IBM's fourth quarter revenue fell 6% from a year ago, but the company said it expects to return to growth in 2021.
The company's earnings report was a mixed bag. IBM reported non-GAAP earnings of $2.07 a share and $1.41 a share under generally accepted accounting practices. However, IBM's fourth quarter revenue was down 6% to $20.4 billion.
Analysts were modeling fourth quarter revenue of $20.67 billion with non-GAAP earnings of $1.79 a share.
IBM said that total cloud revenue was $7.5 billion, up 10%, and Red Hat sales were up 19%.
For the year, IBM reported earnings of $6.13 a share on revenue of $73.6 billion, down 5%. Arvind Krishna, CEO of IBM, said the company made progress in focusing the company hybrid cloud and artificial intelligence.
Krishna said on an earnings conference call:
In 2021 we believe you will see progress showing up in our results. With that said, we know it's not necessarily going to be a straight line. The operating environment remains difficult because of what clients are experiencing at the moment. We can see that in the quarter just past. Our revenue was slightly behind typical seasonality, but we finished strong in free cash flow, which is important as it's the fuel for investments. Our performance reflects the fact that our clients continue to deal with the effects of the pandemic and broader uncertainty of the macro environment.
IBM's grand plan
While IBM's fourth quarter results weren't going to satisfy folks looking for big growth figures, Big Blue does have a plan that may work out.
IBM has gone on a shopping spree of companies that manage cloud deployments that span across Amazon Web Services, Microsoft Azure, and Google Cloud.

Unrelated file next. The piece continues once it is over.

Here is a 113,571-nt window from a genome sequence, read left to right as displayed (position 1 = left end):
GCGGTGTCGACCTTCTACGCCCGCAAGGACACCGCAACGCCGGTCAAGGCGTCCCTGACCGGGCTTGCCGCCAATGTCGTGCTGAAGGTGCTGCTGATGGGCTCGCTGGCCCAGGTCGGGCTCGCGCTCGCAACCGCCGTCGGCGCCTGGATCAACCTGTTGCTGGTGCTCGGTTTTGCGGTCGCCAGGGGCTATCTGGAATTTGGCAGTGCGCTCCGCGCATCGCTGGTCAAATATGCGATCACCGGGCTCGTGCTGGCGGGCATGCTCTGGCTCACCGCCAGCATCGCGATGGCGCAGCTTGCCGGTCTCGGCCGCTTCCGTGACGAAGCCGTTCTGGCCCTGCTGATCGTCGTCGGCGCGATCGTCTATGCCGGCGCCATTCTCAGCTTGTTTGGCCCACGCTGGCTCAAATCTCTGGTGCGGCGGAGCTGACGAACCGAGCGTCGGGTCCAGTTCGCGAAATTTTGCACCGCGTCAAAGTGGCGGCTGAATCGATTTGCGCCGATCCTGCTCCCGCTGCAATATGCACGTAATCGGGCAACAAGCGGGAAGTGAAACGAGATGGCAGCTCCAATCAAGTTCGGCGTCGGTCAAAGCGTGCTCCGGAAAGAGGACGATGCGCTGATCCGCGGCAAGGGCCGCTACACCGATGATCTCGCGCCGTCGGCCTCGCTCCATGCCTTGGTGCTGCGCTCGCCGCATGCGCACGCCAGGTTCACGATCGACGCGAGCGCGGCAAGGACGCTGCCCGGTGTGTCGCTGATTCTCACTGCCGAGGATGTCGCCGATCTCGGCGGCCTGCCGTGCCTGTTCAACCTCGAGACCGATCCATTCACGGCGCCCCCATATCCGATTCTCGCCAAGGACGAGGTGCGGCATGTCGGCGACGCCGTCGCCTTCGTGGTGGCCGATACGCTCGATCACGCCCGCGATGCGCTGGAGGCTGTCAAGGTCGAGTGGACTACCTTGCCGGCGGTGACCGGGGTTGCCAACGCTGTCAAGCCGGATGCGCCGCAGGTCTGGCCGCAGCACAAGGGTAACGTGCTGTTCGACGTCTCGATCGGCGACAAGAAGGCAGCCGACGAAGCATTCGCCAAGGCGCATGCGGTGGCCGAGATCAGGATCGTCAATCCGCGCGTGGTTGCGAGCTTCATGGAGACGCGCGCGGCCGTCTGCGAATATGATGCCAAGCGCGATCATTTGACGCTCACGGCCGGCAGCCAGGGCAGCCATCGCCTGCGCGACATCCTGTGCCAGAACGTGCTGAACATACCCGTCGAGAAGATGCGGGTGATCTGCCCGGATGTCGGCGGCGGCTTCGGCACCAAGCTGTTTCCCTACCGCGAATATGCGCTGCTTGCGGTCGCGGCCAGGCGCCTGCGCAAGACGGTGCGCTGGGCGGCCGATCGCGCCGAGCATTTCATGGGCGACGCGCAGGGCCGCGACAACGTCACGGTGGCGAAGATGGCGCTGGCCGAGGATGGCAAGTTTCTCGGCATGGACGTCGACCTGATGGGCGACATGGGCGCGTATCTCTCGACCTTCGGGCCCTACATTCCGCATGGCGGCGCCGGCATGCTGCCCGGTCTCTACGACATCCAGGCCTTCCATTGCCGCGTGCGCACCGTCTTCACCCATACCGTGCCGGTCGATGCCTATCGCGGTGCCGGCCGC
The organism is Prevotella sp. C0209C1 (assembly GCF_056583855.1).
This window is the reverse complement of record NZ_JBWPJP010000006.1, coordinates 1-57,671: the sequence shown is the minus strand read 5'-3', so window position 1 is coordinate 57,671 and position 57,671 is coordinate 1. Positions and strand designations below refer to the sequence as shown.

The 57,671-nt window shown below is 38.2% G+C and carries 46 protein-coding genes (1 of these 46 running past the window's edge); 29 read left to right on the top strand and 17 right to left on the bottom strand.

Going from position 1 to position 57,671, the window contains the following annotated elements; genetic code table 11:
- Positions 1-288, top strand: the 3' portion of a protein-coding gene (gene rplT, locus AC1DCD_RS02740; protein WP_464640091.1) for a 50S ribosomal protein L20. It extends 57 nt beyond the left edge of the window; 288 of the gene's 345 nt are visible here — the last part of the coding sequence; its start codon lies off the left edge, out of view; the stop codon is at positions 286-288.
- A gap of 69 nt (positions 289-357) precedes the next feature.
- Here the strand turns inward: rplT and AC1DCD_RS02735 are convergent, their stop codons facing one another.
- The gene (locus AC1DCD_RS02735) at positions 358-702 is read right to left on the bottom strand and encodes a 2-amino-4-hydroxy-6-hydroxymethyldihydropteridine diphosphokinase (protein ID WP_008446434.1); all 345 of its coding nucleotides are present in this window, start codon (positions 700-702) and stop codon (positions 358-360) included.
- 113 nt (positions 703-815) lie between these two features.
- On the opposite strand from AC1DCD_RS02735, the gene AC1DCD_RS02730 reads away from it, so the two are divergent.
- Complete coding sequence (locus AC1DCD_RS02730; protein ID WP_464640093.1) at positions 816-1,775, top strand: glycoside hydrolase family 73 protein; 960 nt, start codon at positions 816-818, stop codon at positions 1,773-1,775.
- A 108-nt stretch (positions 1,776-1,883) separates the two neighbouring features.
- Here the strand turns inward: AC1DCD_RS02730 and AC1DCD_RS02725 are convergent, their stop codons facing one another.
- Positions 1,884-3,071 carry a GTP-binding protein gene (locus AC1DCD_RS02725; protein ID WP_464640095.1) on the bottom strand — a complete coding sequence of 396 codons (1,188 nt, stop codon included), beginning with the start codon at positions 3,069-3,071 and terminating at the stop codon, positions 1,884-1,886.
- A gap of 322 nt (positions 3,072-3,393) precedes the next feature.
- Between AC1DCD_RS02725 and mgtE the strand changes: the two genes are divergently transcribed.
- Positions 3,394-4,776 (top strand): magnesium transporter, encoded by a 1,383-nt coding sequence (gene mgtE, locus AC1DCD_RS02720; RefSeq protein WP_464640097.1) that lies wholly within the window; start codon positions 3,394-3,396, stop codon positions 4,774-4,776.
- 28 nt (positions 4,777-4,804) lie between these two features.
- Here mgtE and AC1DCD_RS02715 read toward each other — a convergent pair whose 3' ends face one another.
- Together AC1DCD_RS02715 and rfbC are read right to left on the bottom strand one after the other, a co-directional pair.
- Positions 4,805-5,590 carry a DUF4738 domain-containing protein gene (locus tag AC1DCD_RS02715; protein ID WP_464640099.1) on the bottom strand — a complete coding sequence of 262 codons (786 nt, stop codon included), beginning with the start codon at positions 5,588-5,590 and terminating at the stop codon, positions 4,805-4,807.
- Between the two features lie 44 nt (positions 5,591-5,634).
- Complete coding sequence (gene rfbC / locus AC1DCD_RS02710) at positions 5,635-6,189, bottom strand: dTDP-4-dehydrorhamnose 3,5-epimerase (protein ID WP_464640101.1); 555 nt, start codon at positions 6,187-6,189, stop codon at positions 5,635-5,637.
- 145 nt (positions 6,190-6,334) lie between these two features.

It's clear there's a race on to be the control plane in multicloud deployments, IBM has some key assets to be a player.
We are confident that we have the right strategy for our clients and for IBM. Let me comment on some of the proof points we have seen over the last few months as we execute on our hybrid cloud platform and AI strategy. First, to drive leadership and focus as a hybrid cloud platform company, a key element of this strategy is to win the architectural battle in cloud. And with our cloud foundation in place, client consumption continues to grow. We now have 2,800 clients using our platform, a number which has grown 40% over the last year. We're also making good headway in our focus on industry clouds which are designed to tackle the specific needs of mission-critical and highly regulated industries.
As for AI, Krishna said the plan was to be a "trusted partner of clients for data and AI."
Clients are now at the point where they are moving from experimenting with AI to deploying it at scale. To seize this opportunity, our AI platform is focused on data, automation and security, and now includes more than 30,000 clients who have turned to IBM to unlock value from their data. We're helping clients across industries build intelligent workflows by infusing AI into their core business processes, such as hiring, supply chain and customer service. When it comes to data and AI, cost is paramount. IBM is unique in that we make a hard commitment not to monetize or use our clients' data.
He also said quantum computing can be an avenue for growth in the future.
IBM's business units see revenue declines
By unit, IBM's fourth quarter results showed declines across all units.
In the cloud and cognitive software division, which includes Red Hat, cognitive applications and processing platforms, IBM delivered revenue of $6.8 billion, down 4.5%. IBM saw growth in security, IoT and Red Hat, but transaction processing platforms took a hit.
Global business services saw revenue of $4.2 billion, down 2.7% in the fourth quarter.
Global Technology Services revenue in the fourth quarter fell 5.5% from a year ago to $6.6 billion.
Systems revenue fell 17.8% to $2.5 billion.
As for the outlook, IBM said it expects to increase revenue in 2021 and generate adjusted free cash flow of $11 billion to $12 billion for the year.